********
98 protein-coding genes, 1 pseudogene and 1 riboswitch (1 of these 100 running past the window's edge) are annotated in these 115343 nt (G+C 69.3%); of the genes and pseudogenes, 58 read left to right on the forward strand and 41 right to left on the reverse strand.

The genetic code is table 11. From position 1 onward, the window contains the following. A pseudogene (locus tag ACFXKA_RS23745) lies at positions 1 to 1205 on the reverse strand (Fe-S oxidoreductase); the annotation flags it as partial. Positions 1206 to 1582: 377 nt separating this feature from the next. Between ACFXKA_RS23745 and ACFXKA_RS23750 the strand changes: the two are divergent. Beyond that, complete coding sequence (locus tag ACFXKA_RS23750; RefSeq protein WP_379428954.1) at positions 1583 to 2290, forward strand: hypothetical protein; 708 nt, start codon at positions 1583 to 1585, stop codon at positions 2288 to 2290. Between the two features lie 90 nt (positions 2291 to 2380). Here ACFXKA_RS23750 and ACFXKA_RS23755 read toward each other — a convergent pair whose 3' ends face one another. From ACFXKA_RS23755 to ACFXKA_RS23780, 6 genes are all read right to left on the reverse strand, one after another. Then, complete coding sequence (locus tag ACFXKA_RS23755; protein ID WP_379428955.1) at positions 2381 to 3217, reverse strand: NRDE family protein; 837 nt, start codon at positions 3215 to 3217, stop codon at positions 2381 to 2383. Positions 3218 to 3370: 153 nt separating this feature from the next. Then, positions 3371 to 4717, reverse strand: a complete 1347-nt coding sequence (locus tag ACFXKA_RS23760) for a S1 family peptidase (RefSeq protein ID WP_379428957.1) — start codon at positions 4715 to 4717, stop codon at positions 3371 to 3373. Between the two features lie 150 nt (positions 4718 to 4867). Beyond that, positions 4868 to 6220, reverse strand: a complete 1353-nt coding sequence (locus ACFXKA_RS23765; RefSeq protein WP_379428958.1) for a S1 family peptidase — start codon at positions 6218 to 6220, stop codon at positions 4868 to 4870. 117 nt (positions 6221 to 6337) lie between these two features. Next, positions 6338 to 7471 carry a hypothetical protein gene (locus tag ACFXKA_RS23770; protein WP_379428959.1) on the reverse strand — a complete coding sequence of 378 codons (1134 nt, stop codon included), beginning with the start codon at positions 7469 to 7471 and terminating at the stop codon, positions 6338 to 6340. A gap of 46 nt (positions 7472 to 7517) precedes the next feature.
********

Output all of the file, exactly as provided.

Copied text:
98 protein-coding genes, 1 pseudogene and 1 riboswitch (1 of these 100 running past the window's edge) are annotated in these 115343 nt (G+C 69.3%); of the genes and pseudogenes, 58 read left to right on the forward strand and 41 right to left on the reverse strand.

The genetic code is table 11. From position 1 onward, the window contains the following. A pseudogene (locus tag ACFXKA_RS23745) lies at positions 1 to 1205 on the reverse strand (Fe-S oxidoreductase); the annotation flags it as partial. Positions 1206 to 1582: 377 nt separating this feature from the next. Between ACFXKA_RS23745 and ACFXKA_RS23750 the strand changes: the two are divergent. Beyond that, complete coding sequence (locus tag ACFXKA_RS23750; RefSeq protein WP_379428954.1) at positions 1583 to 2290, forward strand: hypothetical protein; 708 nt, start codon at positions 1583 to 1585, stop codon at positions 2288 to 2290. Between the two features lie 90 nt (positions 2291 to 2380). Here ACFXKA_RS23750 and ACFXKA_RS23755 read toward each other — a convergent pair whose 3' ends face one another. From ACFXKA_RS23755 to ACFXKA_RS23780, 6 genes are all read right to left on the reverse strand, one after another. Then, complete coding sequence (locus tag ACFXKA_RS23755; protein ID WP_379428955.1) at positions 2381 to 3217, reverse strand: NRDE family protein; 837 nt, start codon at positions 3215 to 3217, stop codon at positions 2381 to 2383. Positions 3218 to 3370: 153 nt separating this feature from the next. Then, positions 3371 to 4717, reverse strand: a complete 1347-nt coding sequence (locus tag ACFXKA_RS23760) for a S1 family peptidase (RefSeq protein ID WP_379428957.1) — start codon at positions 4715 to 4717, stop codon at positions 3371 to 3373. Between the two features lie 150 nt (positions 4718 to 4867). Beyond that, positions 4868 to 6220, reverse strand: a complete 1353-nt coding sequence (locus ACFXKA_RS23765; RefSeq protein WP_379428958.1) for a S1 family peptidase — start codon at positions 6218 to 6220, stop codon at positions 4868 to 4870. 117 nt (positions 6221 to 6337) lie between these two features. Next, positions 6338 to 7471 carry a hypothetical protein gene (locus tag ACFXKA_RS23770; protein WP_379428959.1) on the reverse strand — a complete coding sequence of 378 codons (1134 nt, stop codon included), beginning with the start codon at positions 7469 to 7471 and terminating at the stop codon, positions 6338 to 6340. A gap of 46 nt (positions 7472 to 7517) precedes the next feature.